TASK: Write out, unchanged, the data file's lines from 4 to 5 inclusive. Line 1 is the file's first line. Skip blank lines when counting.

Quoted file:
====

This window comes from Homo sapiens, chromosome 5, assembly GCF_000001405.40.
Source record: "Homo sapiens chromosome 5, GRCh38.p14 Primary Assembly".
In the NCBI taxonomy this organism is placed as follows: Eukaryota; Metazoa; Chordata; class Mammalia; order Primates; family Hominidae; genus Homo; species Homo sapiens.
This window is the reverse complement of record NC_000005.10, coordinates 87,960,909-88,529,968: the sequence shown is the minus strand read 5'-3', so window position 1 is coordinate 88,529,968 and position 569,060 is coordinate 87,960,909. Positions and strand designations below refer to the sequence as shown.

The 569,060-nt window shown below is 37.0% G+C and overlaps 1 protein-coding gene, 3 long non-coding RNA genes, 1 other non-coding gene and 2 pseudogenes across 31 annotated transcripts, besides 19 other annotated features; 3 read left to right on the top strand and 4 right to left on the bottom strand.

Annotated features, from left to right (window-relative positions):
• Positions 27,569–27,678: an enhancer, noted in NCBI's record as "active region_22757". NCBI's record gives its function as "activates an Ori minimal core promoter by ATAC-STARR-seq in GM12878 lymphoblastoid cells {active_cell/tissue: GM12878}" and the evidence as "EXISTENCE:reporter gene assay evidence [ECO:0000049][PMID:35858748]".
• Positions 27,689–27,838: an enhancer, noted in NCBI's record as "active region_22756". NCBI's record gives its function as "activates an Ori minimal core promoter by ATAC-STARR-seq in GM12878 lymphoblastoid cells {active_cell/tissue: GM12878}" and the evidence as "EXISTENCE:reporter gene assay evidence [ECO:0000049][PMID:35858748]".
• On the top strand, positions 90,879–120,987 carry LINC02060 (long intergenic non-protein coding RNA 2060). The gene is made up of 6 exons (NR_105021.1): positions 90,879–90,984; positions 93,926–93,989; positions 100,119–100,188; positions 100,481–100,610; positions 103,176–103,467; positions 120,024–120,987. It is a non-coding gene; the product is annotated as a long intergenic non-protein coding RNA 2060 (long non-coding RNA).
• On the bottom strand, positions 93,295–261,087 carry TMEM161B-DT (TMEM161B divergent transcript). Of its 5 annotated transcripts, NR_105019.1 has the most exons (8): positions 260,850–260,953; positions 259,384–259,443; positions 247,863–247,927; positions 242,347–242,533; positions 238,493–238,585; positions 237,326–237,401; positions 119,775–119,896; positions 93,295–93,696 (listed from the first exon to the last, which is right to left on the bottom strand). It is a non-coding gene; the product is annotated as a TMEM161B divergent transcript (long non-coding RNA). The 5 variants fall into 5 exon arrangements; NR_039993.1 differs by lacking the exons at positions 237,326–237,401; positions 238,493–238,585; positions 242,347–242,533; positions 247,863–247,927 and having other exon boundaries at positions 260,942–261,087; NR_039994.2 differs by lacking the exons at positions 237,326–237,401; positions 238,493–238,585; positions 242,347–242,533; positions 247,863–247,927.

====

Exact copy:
This window is the reverse complement of record NC_000005.10, coordinates 87,960,909-88,529,968: the sequence shown is the minus strand read 5'-3', so window position 1 is coordinate 88,529,968 and position 569,060 is coordinate 87,960,909. Positions and strand designations below refer to the sequence as shown.

The 569,060-nt window shown below is 37.0% G+C and overlaps 1 protein-coding gene, 3 long non-coding RNA genes, 1 other non-coding gene and 2 pseudogenes across 31 annotated transcripts, besides 19 other annotated features; 3 read left to right on the top strand and 4 right to left on the bottom strand.